Need to gain weight  

Lynnmkelly
Originally Answered: Need to gain weight

Hello as a new member I I am looking for help with my 16-year-old tabby, Sampson.
His weight dropped from 14 pounds to 9 pounds he’s been tested for hyperthyroid ok but pancreas and kidneys are poor .. his B12 and vitamin D are very low...our vet has him on a supplement regimen and he seems hungry a lot (at night) but picks and wastes the food (Purina complete dry Friskies pate and slices wet). She gave me Mirtazapine which makes him weird but he gained weight .45lb which he lost when off.
Thank you for your time


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Dr. Joanna Woodnutt, MRCVS
Originally Answered: Need to gain weight

Hi @Lynnmkelly,

Senior cats can be tricky, and it sounds like yours has got plenty going on! it's hard to give any specific recommendations because there's so much happening for him, and without a hands-on exam and his blood results I can't be sure what's happening. Weight loss is for one of two reasons - not enough calories going in, or too many calories being expended. Diseases like hyperthyroidism and diabetes aside, the first is the most common in senior cats, especially those with a problem that causes inappetence or nausea. (There's also muscle wastage, which can be seen with a variety of diseases and is common in senior cats, but since it can be hard for people to tell the two apart I usually lump this in together with the weight loss category).

It sounds like your vet has done some exams but what's not clear is whether they've ruled out all of the causes of calorie need increase or not, and whether they've looked at muscle wastage vs weight loss, so I'm afraid I can't give you any advice on that. From what you've said though, it does sound like he's not getting enough calories in (he's hungry and he's messing with his food rather than eating it, as well as the mirtazapine helped him some).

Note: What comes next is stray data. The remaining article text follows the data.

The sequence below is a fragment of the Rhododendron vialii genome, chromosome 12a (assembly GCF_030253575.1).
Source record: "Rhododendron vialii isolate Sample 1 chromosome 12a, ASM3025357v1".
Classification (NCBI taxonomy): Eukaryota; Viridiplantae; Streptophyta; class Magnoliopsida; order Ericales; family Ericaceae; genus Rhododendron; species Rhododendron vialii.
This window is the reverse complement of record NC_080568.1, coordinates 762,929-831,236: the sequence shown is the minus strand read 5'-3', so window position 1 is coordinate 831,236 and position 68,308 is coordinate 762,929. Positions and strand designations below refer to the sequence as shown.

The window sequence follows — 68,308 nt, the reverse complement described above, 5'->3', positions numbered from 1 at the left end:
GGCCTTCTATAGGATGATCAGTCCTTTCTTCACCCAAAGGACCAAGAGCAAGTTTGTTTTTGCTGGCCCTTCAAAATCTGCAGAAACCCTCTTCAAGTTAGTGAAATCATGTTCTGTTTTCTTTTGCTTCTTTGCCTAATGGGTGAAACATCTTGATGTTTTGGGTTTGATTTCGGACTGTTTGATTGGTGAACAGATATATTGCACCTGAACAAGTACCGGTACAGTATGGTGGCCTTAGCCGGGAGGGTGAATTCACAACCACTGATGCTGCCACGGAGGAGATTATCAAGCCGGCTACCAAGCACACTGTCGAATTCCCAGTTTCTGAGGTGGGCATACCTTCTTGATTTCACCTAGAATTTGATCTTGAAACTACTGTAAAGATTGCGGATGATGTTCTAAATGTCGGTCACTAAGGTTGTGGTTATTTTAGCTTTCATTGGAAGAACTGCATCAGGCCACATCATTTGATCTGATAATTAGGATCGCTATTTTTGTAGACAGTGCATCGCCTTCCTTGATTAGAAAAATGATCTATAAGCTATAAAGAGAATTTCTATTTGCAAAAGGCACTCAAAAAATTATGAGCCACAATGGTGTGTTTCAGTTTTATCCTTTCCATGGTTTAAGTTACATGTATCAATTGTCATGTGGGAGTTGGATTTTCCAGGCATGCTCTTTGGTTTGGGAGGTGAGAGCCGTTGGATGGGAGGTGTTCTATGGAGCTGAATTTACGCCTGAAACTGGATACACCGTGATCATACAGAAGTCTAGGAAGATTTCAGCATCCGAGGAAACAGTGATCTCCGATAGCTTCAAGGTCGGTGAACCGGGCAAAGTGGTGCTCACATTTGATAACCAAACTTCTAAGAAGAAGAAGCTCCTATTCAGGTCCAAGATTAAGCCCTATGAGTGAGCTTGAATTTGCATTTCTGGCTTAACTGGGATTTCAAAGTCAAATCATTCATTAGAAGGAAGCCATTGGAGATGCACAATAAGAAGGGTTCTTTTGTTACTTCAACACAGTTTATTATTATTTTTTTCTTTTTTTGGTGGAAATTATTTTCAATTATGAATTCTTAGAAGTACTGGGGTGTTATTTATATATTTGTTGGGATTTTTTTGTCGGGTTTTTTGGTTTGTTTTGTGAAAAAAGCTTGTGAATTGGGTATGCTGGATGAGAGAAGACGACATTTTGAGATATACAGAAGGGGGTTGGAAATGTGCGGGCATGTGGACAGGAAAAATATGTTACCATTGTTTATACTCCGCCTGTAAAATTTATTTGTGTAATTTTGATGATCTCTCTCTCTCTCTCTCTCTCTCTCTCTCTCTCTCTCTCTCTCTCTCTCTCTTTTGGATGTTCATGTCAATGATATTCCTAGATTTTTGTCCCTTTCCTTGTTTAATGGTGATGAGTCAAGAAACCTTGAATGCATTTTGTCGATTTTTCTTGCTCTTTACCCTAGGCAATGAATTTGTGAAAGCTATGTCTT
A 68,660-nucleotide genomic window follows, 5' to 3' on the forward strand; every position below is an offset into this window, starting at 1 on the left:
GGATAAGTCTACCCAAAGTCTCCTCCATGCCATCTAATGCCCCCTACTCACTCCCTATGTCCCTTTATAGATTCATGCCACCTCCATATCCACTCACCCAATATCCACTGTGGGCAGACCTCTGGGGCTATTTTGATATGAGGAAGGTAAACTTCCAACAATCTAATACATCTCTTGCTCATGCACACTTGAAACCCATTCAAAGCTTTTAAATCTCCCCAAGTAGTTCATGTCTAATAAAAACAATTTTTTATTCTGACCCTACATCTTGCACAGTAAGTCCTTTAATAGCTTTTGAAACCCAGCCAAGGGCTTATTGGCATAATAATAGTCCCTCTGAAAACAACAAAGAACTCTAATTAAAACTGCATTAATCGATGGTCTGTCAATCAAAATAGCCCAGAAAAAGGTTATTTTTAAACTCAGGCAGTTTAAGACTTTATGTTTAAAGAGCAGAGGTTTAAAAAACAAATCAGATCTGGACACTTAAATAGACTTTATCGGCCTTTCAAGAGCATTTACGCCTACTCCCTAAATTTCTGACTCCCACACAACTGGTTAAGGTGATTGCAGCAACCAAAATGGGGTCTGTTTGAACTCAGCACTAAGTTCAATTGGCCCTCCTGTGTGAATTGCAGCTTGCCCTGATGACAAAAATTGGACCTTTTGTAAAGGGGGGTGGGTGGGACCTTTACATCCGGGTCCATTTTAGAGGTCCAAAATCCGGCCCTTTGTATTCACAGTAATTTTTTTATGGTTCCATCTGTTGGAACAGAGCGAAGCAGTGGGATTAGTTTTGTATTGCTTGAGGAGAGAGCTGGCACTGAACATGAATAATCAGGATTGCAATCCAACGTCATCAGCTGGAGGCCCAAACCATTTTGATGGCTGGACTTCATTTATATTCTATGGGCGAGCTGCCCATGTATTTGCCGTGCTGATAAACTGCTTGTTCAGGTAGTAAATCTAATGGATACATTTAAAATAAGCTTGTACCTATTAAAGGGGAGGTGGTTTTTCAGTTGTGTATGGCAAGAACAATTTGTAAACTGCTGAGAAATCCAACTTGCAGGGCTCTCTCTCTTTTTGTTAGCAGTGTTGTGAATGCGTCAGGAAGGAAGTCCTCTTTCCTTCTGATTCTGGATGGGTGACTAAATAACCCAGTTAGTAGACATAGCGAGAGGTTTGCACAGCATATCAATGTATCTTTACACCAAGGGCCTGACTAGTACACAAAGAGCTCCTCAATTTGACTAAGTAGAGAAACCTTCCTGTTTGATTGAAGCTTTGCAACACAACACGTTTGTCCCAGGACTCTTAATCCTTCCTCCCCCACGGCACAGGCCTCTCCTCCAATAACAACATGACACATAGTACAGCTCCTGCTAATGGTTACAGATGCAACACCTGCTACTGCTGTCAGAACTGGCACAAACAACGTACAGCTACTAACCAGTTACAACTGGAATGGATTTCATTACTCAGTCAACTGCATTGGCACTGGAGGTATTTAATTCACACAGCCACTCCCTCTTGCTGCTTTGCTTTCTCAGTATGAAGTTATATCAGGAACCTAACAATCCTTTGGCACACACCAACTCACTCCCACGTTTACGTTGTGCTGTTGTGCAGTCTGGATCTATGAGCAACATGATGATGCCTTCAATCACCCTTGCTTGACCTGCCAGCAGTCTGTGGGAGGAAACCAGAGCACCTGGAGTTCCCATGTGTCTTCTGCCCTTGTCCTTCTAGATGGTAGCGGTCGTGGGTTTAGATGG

Here are some thoughts to take to your vet and discuss.

1) Dental disease and oral pain - worth looking at, as messing with the food is a symptom. Did your vets mention anything about his teeth? Sometimes with senior cats with concurrent illness it can be difficult to treat dental disease but it may be necessary if this is the cause of his weight loss. A pain relief trial may also help with deciding on this.

2) Kidney problems are common in old cats, and whilst they can't be cured they can often be managed on a prescription renal diet. Did your vet discuss putting him on a renal diet? It might be worth considering, as this has balanced protein and phosphorus to protect his kidneys and prevent weight loss. It may also reduce nausea, which can cause him to play with his food rather than eat it.

3) An energy-dense senior diet like the 'senior consult' range from Royal Canin might be appropriate so he doesn't need to eat much to get his calories. However, this needs to be considered by your vet as it's a balance between the best diet for his kidneys and the best diet for his weight loss. Your vet can consult with any of the prescription pet food companies to get their opinion on balancing these concerns for him.

 

I hope some of those thoughts help. With his problems, I wouldn't advise making any changes to his diet until you've discussed it with your vet. Even adding in calorie-dense treats could be risky as it might upset his renal disease further.

I hope that helps,

Dr Joanna Woodnutt MRCVS

Veterinary Surgeon

 


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